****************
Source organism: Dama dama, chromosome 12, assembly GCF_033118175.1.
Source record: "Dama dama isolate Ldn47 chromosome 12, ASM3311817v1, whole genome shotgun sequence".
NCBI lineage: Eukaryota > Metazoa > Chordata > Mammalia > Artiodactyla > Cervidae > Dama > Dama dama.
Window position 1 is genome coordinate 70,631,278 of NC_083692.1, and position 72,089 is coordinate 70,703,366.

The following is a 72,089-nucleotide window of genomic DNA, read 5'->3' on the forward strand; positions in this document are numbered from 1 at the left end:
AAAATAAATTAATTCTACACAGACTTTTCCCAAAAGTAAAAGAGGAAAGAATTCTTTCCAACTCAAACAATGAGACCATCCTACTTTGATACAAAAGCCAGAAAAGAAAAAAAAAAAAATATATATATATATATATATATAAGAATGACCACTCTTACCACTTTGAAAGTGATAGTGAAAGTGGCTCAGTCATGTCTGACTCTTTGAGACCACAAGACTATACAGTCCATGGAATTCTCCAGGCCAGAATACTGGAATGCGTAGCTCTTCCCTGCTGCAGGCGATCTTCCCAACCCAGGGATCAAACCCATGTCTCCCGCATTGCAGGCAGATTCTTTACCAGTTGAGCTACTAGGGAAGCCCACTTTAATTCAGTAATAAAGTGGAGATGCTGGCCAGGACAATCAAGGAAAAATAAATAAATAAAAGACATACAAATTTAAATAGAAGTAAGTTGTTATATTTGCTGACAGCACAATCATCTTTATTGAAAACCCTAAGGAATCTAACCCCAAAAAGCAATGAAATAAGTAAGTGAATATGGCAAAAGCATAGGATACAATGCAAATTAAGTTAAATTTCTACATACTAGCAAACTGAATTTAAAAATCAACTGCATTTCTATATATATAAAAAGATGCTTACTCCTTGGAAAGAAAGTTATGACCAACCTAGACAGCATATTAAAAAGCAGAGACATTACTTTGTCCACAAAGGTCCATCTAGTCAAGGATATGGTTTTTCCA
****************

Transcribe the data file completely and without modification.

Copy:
Source organism: Dama dama, chromosome 12, assembly GCF_033118175.1.
Source record: "Dama dama isolate Ldn47 chromosome 12, ASM3311817v1, whole genome shotgun sequence".
NCBI lineage: Eukaryota > Metazoa > Chordata > Mammalia > Artiodactyla > Cervidae > Dama > Dama dama.
Window position 1 is genome coordinate 70,631,278 of NC_083692.1, and position 72,089 is coordinate 70,703,366.

The following is a 72,089-nucleotide window of genomic DNA, read 5'->3' on the forward strand; positions in this document are numbered from 1 at the left end:
AAAATAAATTAATTCTACACAGACTTTTCCCAAAAGTAAAAGAGGAAAGAATTCTTTCCAACTCAAACAATGAGACCATCCTACTTTGATACAAAAGCCAGAAAAGAAAAAAAAAAAAATATATATATATATATATATATAAGAATGACCACTCTTACCACTTTGAAAGTGATAGTGAAAGTGGCTCAGTCATGTCTGACTCTTTGAGACCACAAGACTATACAGTCCATGGAATTCTCCAGGCCAGAATACTGGAATGCGTAGCTCTTCCCTGCTGCAGGCGATCTTCCCAACCCAGGGATCAAACCCATGTCTCCCGCATTGCAGGCAGATTCTTTACCAGTTGAGCTACTAGGGAAGCCCACTTTAATTCAGTAATAAAGTGGAGATGCTGGCCAGGACAATCAAGGAAAAATAAATAAATAAAAGACATACAAATTTAAATAGAAGTAAGTTGTTATATTTGCTGACAGCACAATCATCTTTATTGAAAACCCTAAGGAATCTAACCCCAAAAAGCAATGAAATAAGTAAGTGAATATGGCAAAAGCATAGGATACAATGCAAATTAAGTTAAATTTCTACATACTAGCAAACTGAATTTAAAAATCAACTGCATTTCTATATATATAAAAAGATGCTTACTCCTTGGAAAGAAAGTTATGACCAACCTAGACAGCATATTAAAAAGCAGAGACATTACTTTGTCCACAAAGGTCCATCTAGTCAAGGATATGGTTTTTCCA